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Two Graven Stones

I had a Grand Day Out in London this week, not the least of its grandeur being my success in walking from Pimlico (where the plane trees have suffered remarkable pruning) to the Garden Museum at Lambeth, then back past Westminster and New Scotland Yard (where an anti-Boris and Cressida demo was taking place, with very witty banners), then on to the Strand, to Somerset House, and finally to Covent Garden, without getting lost, thus at least (and at last) beginning to fulfill one of my Retirement Resolutions of nearly six years ago, to get to know London better on foot rather than underground. Ironic that I have done this as the date of my second (and probably last, but who knows?) retirement looms.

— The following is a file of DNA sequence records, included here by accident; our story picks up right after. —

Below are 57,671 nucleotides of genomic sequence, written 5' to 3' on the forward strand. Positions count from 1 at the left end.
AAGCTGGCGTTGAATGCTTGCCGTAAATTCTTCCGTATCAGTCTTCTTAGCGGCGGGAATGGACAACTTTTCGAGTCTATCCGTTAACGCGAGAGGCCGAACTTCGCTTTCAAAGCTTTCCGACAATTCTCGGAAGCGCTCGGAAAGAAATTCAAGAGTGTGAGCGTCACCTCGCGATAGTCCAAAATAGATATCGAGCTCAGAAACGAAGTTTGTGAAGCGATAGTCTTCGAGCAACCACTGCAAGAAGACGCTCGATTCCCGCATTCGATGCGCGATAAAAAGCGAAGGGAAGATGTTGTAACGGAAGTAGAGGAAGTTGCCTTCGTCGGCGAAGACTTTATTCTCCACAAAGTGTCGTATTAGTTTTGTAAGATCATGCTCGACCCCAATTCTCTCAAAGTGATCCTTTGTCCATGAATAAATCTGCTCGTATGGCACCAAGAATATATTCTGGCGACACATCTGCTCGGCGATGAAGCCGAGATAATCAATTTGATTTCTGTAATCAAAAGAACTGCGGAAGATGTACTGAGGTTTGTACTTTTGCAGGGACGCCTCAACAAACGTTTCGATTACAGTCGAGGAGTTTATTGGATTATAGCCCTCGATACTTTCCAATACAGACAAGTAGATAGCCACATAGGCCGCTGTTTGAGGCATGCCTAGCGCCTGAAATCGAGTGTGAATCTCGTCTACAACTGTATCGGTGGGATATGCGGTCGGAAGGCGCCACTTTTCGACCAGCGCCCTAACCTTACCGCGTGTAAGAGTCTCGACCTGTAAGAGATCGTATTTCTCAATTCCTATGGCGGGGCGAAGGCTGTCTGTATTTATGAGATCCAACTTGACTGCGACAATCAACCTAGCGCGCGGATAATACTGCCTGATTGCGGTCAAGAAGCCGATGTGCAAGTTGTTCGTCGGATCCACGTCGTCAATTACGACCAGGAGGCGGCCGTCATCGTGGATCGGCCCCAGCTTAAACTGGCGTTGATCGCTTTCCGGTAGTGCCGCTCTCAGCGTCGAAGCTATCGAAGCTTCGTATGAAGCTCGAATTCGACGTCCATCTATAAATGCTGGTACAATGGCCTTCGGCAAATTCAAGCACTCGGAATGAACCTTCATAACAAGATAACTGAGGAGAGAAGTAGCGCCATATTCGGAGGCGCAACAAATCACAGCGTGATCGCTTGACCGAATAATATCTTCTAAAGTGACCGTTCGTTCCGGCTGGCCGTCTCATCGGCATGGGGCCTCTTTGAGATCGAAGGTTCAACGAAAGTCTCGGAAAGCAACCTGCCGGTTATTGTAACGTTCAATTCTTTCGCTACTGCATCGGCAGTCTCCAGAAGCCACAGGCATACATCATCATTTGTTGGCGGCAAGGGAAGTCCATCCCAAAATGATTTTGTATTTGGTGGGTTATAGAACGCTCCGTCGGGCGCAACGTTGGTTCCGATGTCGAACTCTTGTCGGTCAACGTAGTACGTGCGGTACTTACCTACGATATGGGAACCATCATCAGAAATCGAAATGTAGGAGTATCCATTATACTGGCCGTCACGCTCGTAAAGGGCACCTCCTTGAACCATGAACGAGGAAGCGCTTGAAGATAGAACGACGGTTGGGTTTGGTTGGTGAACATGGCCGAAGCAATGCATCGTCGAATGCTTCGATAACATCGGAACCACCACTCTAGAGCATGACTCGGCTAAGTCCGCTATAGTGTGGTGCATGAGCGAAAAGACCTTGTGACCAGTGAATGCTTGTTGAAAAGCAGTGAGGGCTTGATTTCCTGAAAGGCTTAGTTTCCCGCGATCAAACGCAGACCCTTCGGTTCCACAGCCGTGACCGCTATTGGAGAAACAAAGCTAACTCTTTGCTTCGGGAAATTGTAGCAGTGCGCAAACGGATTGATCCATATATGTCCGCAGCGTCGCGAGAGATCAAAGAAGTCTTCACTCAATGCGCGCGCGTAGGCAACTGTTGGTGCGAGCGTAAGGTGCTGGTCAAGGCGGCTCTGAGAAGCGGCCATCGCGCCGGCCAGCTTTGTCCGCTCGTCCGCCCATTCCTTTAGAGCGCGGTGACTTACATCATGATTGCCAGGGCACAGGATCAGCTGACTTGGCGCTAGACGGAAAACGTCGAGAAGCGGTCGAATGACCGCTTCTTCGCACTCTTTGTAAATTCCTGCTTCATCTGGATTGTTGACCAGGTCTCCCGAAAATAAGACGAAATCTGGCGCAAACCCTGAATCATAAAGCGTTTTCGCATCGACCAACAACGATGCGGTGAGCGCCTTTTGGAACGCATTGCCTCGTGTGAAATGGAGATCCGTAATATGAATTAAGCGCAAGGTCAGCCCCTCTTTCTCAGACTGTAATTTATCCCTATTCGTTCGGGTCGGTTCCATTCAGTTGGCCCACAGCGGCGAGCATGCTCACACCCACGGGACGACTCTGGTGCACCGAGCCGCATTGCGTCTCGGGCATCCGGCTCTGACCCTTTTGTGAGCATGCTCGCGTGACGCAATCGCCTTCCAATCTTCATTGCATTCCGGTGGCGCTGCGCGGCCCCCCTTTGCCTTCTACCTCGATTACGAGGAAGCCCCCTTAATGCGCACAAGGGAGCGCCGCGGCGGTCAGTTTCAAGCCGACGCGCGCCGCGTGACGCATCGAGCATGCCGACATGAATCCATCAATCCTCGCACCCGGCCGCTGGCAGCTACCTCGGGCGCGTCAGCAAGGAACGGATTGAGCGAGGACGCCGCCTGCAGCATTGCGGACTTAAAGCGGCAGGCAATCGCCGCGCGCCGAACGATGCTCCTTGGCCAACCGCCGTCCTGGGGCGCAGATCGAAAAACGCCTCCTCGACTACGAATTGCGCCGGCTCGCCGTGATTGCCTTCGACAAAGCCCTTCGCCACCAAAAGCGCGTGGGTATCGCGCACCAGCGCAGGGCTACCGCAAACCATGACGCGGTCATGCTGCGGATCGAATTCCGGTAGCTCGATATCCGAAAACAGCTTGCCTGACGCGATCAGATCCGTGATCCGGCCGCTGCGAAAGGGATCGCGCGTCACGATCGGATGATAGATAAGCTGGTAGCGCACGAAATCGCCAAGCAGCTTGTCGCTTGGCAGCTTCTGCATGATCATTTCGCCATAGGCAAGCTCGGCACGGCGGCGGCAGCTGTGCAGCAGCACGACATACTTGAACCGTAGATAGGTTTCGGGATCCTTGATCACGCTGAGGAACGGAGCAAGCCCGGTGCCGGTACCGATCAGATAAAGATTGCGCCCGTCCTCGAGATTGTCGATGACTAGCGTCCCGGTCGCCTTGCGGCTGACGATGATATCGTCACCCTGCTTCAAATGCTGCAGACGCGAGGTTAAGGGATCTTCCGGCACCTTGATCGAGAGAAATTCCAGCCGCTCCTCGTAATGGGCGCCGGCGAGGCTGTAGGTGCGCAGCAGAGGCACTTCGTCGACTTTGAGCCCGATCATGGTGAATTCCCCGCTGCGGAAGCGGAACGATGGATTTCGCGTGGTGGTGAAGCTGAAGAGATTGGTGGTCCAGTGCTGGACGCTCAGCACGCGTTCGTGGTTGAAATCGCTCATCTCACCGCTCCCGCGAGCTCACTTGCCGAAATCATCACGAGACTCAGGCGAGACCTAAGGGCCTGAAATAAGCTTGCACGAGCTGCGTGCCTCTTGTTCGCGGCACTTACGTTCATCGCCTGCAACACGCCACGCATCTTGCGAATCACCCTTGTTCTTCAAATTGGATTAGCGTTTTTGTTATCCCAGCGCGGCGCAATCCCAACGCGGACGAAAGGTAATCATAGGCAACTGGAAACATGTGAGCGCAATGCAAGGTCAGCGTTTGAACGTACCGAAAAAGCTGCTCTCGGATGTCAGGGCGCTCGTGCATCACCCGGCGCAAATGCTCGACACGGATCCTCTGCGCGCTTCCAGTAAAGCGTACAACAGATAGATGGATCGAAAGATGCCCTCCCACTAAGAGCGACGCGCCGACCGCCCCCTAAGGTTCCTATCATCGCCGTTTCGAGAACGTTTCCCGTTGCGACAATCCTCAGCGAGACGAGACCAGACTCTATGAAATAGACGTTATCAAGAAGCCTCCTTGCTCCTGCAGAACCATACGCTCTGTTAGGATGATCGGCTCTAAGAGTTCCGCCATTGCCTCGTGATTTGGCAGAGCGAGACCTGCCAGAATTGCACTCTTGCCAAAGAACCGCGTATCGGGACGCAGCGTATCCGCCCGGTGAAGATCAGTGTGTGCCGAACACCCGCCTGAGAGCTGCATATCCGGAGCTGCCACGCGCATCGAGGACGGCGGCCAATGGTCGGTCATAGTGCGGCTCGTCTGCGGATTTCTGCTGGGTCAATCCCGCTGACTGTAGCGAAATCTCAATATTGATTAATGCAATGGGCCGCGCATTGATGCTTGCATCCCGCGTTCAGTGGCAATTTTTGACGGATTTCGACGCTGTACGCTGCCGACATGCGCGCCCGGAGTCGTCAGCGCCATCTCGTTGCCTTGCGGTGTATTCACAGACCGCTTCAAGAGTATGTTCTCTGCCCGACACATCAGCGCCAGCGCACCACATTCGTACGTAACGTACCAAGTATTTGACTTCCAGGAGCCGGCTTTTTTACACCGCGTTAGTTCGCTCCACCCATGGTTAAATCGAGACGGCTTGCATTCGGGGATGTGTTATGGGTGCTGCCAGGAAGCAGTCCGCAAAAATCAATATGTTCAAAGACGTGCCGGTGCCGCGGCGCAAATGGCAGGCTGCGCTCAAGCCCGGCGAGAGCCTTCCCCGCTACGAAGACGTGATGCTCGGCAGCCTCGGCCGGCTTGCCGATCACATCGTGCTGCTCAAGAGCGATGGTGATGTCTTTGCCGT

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Jane Dormer

Back in the autumn, I had the happy experience of wandering around the Palazzo Ducale at Mantua, drooling over the Mantegnas, though rather less appreciative of the efforts of Giulio Romano. More rooms are open than the last time we visited, and in some of these are portraits (mostly) of known and unknown dignitaries of the sixteenth century, many of them copies of works by the like of Palma Vecchio, Sebastiano del Piombo and other famous Venetians.

There is also this portrait (below), possibly a loose copy of one by Antonis Mor now in the Prado, which is believed to be of Jane Dormer, duchess of Feria in Spain, who began life as a daughter of minor English nobility, and whose fate was entwined with that of Mary I of England and Philip II of Spain.